Next Generation Extractants for Cesium Separation from High-Level Waste: From Fundamental Concepts to Site Implementation

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This project unites expertise at Oak Ridge National Laboratory (ORNL) and Texas Tech University (TTU, Prof. Richard A. Bartsch) to answer fundamental questions addressing the problem of cesium removal from high-level tank waste. Efforts focus on novel solvent-extraction systems containing calixcrown extractants designed for enhanced cesium binding and release. Exciting results are being obtained in three areas: (1) a new lipophilic cesium extractant with a high solubility in the solvent; (2) new proton-ionizable calixcrowns that both strongly extract cesium and ''switch off'' when protonated; and (3) an improved solvent system that may be stripped with more than 100-fold greater efficiency. ... continued below

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Moyer, Bruce A.; Bazelaire, Eve; Bonnesen, Peter V.; Custelcean, Radu; Delmau, Laetitia H.; Ditto, Mary E. et al. July 6, 2005.

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Description

This project unites expertise at Oak Ridge National Laboratory (ORNL) and Texas Tech University (TTU, Prof. Richard A. Bartsch) to answer fundamental questions addressing the problem of cesium removal from high-level tank waste. Efforts focus on novel solvent-extraction systems containing calixcrown extractants designed for enhanced cesium binding and release. Exciting results are being obtained in three areas: (1) a new lipophilic cesium extractant with a high solubility in the solvent; (2) new proton-ionizable calixcrowns that both strongly extract cesium and ''switch off'' when protonated; and (3) an improved solvent system that may be stripped with more than 100-fold greater efficiency. Scientific questions primarily concern how to more effectively reverse extraction, focusing on the use of amino groups and proton-ionizable groups to enable pH-switching. Synthesis is being performed at ORNL (amino calixcrowns) and TTU (proton-ionizable calixcrowns). At ORNL, the extraction behavior is being surveyed to assess the effectiveness of candidate solvent systems, and systematic distribution measurements are under way to obtain a thermodynamic understanding of partitioning and complexation equilibria. Crystal structures obtained at ORNL are revealing the structural details of cesium binding. The overall objective is a significant advance in the predictability and efficiency of cesium extraction from high-level waste in support of potential implementation at U. S. Department of Energy (USDOE) sites.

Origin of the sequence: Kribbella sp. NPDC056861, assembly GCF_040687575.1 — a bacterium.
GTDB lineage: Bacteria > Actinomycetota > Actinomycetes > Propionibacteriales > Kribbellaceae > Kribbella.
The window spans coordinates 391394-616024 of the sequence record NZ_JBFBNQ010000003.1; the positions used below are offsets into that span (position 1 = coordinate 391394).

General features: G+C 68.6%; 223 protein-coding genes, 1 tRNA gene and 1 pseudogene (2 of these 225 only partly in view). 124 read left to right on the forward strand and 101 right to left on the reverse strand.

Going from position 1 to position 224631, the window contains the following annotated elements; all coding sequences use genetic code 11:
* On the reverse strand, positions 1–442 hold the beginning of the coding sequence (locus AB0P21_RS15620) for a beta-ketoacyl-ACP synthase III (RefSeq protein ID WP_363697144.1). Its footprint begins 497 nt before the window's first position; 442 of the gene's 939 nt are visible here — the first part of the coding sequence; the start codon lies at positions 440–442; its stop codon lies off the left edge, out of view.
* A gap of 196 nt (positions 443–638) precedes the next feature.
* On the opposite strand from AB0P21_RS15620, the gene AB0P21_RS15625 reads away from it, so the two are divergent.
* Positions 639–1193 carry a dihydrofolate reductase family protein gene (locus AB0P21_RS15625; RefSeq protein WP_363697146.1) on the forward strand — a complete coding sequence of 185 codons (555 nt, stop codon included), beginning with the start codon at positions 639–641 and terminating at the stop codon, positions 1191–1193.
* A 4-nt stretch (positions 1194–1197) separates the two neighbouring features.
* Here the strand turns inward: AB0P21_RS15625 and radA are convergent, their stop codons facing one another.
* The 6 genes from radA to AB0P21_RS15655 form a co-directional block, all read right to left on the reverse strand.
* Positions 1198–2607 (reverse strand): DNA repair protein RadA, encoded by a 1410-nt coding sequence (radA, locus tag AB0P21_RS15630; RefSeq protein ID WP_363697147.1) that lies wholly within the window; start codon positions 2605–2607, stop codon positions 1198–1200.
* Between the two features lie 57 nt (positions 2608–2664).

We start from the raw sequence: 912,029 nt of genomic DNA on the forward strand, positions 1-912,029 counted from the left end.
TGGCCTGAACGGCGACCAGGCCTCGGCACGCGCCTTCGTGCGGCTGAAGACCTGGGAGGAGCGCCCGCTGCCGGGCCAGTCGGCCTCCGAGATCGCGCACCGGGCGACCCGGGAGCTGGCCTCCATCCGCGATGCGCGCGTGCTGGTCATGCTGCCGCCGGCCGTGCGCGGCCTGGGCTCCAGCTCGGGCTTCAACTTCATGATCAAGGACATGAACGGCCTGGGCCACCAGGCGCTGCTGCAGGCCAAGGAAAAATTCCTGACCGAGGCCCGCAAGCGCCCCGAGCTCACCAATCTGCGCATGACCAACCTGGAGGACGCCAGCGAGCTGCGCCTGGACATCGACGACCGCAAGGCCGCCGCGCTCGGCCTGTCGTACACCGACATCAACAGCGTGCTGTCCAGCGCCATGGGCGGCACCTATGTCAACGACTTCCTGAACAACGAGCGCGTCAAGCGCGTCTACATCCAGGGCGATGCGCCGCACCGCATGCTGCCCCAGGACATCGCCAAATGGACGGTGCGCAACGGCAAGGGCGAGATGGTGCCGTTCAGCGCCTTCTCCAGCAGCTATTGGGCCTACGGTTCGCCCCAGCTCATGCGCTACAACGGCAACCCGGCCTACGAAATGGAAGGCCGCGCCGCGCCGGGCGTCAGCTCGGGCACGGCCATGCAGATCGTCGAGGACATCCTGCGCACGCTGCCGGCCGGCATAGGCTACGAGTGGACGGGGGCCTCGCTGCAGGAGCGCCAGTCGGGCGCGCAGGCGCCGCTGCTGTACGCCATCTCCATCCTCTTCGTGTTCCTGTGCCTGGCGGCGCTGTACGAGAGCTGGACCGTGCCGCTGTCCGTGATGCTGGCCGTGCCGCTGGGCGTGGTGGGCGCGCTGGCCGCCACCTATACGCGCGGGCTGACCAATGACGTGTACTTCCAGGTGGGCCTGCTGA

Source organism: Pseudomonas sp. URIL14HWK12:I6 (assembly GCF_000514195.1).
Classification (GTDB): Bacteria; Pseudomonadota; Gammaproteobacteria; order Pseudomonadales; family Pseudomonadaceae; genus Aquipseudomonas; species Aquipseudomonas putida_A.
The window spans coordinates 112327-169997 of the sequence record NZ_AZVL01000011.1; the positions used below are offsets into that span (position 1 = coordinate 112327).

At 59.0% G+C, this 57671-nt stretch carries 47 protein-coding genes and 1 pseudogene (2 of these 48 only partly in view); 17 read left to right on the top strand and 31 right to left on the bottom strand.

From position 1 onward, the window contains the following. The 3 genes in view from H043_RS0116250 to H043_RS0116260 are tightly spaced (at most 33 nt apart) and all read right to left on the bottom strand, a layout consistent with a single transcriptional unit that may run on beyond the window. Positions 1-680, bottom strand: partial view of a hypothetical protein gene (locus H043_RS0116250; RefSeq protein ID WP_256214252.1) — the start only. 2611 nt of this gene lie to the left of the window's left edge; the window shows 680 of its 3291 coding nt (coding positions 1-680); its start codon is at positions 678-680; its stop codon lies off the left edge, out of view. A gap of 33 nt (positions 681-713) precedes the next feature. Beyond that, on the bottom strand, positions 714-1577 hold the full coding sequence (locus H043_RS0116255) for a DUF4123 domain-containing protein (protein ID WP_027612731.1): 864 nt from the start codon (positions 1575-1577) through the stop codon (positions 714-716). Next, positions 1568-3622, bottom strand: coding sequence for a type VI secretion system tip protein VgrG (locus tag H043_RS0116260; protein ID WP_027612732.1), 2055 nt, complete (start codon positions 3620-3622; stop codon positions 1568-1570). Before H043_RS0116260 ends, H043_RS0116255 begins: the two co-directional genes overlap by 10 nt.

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  • Report No.: EMSP-73803--2005
  • Grant Number: AC05-00OR22752
  • Grant Number: FG02-03ER6376
  • DOI: 10.2172/885061 | External Link
  • Office of Scientific & Technical Information Report Number: 885061
  • Archival Resource Key: ark:/67531/metadc891953

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Office of Scientific & Technical Information Technical Reports

Reports, articles and other documents harvested from the Office of Scientific and Technical Information.

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  • July 6, 2005

Added to The UNT Digital Library

  • Sept. 23, 2016, 2:42 p.m.

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  • Nov. 4, 2016, 6:49 p.m.

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Moyer, Bruce A.; Bazelaire, Eve; Bonnesen, Peter V.; Custelcean, Radu; Delmau, Laetitia H.; Ditto, Mary E. et al. Next Generation Extractants for Cesium Separation from High-Level Waste: From Fundamental Concepts to Site Implementation, report, July 6, 2005; Oak Ridge, Tennessee. (digital.library.unt.edu/ark:/67531/metadc891953/: accessed October 22, 2017), University of North Texas Libraries, Digital Library, digital.library.unt.edu; crediting UNT Libraries Government Documents Department.